Investors vote against Metro Bank directors

Metro Bank has been the subject of investor criticism since admitting a major accounting error in January


Joe McGrath

Royal London Asset Management voted against embattled challenger brand Metro Bank at its annual general meeting on Tuesday (21 May).

The fund group’s head of responsible investment, Ashley Hamilton Claxton, published a statement to investors ahead of the meeting, claiming that it viewed only five of the lender’s 11 directors as independent, flagging “significant governance concerns”.

RLAM’s statement is another damning assessment of Metro Bank’s executive team, just hours after rival Legal & General Investment Management said it had “long-standing concerns” about the bank’s independent governance oversight.

“Following engagement with the board of Metro Bank, Royal London Asset Management has decided to vote against the re-election of eight directors at this year’s AGM,” said Hamilton Claxton.

“We continue to have significant governance concerns, and believe that weak oversight by the board may be a contributing factor to ongoing issues at the company, including the adjustment to risk-weighted assets, FCA and PRA investigations, recent capital raise and significant fall in the share price.”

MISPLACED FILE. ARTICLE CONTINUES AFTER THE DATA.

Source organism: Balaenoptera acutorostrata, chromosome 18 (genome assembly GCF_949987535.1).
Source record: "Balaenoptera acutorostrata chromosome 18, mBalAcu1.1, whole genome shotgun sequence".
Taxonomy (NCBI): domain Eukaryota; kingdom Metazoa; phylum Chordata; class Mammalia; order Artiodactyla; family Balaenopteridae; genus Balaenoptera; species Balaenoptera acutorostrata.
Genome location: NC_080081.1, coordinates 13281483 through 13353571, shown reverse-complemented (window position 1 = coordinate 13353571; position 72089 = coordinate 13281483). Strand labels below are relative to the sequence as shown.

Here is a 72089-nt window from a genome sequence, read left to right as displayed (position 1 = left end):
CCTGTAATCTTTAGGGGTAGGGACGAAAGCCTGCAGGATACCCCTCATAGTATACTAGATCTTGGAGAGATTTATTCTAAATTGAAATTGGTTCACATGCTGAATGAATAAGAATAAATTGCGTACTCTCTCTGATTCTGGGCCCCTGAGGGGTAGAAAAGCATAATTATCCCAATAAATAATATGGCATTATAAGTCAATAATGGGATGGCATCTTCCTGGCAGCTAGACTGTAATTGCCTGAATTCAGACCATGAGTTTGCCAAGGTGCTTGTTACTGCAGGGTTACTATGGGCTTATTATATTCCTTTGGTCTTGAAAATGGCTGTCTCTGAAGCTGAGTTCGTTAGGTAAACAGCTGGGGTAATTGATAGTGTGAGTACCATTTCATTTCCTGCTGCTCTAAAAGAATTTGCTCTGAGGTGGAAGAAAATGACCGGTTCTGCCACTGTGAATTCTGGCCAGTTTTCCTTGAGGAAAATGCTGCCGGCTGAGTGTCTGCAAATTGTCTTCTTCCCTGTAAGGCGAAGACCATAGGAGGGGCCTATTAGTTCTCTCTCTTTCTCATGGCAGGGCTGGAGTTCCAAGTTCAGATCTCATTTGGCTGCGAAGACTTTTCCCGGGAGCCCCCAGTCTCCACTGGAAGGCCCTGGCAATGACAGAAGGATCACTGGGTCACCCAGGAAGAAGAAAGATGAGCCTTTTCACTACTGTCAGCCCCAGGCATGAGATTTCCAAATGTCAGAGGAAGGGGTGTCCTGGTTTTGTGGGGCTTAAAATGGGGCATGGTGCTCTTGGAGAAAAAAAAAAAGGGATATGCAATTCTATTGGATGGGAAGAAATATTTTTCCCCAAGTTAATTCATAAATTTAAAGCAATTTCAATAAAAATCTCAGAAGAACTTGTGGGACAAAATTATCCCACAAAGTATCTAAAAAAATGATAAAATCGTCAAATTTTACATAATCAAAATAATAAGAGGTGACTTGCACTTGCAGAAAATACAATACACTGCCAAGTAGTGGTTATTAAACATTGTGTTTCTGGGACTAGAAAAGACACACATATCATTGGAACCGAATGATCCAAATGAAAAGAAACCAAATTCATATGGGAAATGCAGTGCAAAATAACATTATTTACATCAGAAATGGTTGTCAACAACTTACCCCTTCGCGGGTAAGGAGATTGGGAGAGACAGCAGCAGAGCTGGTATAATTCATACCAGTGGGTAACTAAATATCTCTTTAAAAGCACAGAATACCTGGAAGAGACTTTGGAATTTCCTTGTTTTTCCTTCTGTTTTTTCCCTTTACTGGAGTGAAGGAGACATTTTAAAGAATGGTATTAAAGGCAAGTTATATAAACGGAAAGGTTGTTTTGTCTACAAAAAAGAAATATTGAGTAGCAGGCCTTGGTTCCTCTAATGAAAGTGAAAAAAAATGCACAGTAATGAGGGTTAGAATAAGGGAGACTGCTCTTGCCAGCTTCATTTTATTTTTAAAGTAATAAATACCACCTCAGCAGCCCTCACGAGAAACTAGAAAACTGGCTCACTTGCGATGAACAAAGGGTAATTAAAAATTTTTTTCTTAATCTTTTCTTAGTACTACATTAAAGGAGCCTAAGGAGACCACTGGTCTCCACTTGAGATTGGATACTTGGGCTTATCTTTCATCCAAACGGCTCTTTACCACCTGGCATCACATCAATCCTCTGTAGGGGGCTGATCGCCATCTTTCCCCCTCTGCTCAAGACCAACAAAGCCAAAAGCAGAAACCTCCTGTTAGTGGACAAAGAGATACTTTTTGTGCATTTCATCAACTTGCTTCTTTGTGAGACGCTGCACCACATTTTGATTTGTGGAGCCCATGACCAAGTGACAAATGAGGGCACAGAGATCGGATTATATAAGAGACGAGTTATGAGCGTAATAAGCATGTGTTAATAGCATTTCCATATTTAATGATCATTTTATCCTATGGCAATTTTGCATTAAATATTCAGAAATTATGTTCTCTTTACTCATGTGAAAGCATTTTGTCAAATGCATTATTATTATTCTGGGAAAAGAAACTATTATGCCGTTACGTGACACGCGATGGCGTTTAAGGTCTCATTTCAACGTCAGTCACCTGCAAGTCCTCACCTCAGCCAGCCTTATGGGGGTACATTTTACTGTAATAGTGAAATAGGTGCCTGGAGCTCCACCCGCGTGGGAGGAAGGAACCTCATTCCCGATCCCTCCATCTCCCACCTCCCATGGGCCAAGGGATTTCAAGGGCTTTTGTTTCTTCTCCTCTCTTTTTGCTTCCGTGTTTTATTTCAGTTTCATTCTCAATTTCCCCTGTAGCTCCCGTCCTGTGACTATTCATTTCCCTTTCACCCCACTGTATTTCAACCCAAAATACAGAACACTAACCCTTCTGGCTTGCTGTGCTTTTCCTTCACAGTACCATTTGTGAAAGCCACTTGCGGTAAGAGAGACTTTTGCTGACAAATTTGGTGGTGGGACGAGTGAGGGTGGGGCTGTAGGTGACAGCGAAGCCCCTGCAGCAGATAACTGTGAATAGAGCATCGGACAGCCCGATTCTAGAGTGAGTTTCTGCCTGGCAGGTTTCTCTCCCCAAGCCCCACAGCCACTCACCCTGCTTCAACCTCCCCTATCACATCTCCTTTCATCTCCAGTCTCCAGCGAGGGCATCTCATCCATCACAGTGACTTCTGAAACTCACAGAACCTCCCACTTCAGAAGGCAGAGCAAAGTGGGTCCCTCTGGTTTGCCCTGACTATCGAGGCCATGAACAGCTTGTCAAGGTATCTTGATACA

Metro Bank raised £375m in extra capital last week after it launched a discounted fund round to shore up its finances. Investors have been vocal in their criticism of the leadership of the bank since a major accounting error was disclosed at the start of the year.

“In our view only five out of the 11 directors are independent, and we do not consider the chairman to be independent either,” Hamilton Claxton continued.

“We are voting against the re-election of the CEO Craig Donaldson, three long-serving directors on the risk oversight committee, the chairman of the nomination committee and one other long-serving non-independent director.

“While we acknowledge the important leadership role Vernon Hill provides to the business, and welcome his continued involvement with the company, we strongly urge Metro Bank to improve the level of independence in the boardroom and look to appoint a truly independent chairman. As such, we are voting against Vernon Hill’s re-election.”

A spokeswoman for Metro Bank said the bank’s policy was not to comment on shareholder voting behaviour.

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